Sunday, Sept 25, 2016 at 3pm Archaeological Institute of America Lecture
Dr. Kathleen Gibson
Tools, Language, and the Evolution of the Human Mind
Darwin and Wallace, co-discoverers of evolution by natural selection, held contrasting views about the origins of the human mind. Wallace considered the human mind to be qualitatively distinct from that of other animals, while Darwin postulated that animal and human minds differ in degree but not in kind, a position that represented a sharp break with traditional Cartesian views that human behavior is rational, but animal behavior is instinctive. Manufactured stone tools from Lomekwi, Kenya (3.3. mya), complex tools from Africa which long predate the Upper Paleolithic, Indonesian paintings dating to about 40,000 years ago, and increasing evidence of Neanderthal “symbolic” activities and of interbreeding between Neanderthals and modern humans, continue to challenge old views. This talk discusses this new evidence in light of continuity versus qualitative gap perspectives of human/animal and modern human/fossil hominin mental differences. It concludes that much of what we see in the archaeological record accords with an increased information processing model of tool-making, cooperative, and communicative abilities, and, hence, with Darwinian views that differences of degree, rather than of kind, distinguish human from animal minds (and by extension modern human minds from those of other hominids).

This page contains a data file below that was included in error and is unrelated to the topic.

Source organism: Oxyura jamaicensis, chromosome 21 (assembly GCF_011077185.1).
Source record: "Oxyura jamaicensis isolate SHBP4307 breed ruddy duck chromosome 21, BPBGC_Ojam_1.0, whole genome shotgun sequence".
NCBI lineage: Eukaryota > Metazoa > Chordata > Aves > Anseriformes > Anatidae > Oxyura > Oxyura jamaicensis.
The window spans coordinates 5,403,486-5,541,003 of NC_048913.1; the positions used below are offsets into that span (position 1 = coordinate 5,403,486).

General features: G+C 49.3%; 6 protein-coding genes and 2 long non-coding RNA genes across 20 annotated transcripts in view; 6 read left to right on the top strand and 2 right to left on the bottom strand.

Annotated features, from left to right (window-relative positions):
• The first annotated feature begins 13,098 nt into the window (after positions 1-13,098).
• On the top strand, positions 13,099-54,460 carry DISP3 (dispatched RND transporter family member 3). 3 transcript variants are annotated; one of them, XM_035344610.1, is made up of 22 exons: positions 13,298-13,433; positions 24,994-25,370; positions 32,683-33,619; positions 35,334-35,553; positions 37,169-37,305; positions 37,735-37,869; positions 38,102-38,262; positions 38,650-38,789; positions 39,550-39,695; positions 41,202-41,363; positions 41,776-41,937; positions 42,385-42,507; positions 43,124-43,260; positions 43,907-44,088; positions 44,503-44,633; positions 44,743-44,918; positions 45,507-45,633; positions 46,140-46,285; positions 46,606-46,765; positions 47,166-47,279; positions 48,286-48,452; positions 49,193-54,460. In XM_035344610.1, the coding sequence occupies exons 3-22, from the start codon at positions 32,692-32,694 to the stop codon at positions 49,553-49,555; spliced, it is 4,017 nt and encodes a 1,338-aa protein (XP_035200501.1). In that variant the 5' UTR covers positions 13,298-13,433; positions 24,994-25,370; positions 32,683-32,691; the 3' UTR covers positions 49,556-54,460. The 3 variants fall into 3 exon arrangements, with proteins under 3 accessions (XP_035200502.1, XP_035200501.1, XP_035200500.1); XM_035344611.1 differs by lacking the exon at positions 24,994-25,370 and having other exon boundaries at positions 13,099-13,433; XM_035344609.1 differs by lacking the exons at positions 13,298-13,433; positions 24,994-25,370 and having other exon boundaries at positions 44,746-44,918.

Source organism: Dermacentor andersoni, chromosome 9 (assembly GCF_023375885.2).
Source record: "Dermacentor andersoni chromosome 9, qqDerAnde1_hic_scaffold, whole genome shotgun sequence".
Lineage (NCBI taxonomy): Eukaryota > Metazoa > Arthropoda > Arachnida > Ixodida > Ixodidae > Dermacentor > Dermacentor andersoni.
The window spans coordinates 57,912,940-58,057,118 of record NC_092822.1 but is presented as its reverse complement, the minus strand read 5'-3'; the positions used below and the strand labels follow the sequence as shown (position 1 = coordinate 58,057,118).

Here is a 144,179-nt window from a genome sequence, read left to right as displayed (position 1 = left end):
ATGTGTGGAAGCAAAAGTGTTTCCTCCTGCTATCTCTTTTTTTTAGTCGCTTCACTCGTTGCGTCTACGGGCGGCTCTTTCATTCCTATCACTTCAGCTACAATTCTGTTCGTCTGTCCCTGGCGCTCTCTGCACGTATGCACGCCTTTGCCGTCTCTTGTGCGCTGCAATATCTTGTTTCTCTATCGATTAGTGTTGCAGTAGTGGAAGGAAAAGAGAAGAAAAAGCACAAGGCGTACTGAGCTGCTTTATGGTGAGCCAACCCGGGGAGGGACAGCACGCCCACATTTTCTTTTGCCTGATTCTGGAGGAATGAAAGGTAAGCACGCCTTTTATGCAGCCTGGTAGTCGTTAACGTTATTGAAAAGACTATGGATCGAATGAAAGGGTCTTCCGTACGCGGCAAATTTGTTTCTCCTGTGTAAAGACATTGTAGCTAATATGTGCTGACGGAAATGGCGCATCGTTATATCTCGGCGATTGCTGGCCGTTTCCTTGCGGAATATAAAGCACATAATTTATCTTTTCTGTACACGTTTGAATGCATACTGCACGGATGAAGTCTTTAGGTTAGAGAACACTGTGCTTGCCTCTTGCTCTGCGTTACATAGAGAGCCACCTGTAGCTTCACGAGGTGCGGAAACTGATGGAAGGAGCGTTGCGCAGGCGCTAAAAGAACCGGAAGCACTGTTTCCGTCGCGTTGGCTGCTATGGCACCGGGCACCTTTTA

Sunday Oct 23, 2016 at 3pm The Helen H. Loeffler Memorial Lecture
Dr. Jonathan Bernard Marcoux
Documenting Native American Diasporas in the Early Colonial Southeast
The colonial trade in deerskins and Native American slaves had profound effects on the cultural landscape of the Southeast during the late seventeenth and early eighteenth centuries. Indeed, this economic system forged a dynamic even chaotic landscape ruptured and dissected by disease, violence, and slavery. In adapting to this new colonial landscape, many southeastern Indian groups employed a combination of migration and social coalescence as a strategy to ameliorate population loss. In this lecture, I explore the diasporic communities that emerged across the colonial Southeast, focusing on how archaeology can contribute to our understanding of these ethnically diverse refugee settlements.
TUESDAY Nov 8, 2015, 10:00 am – 3:00 pm
Staten Island Museum Event – Archaeology & Museums
This event will be a workshop day for the local Staten Island High School Teachers and Administrators at the Staten Island Museum, sponsored in part by the Staten Island Society of the Archaeological Institute of America.
December 4, 2016 The Lynda Nilsen Memorial Lecture
Dr. Dawn Marie Hayes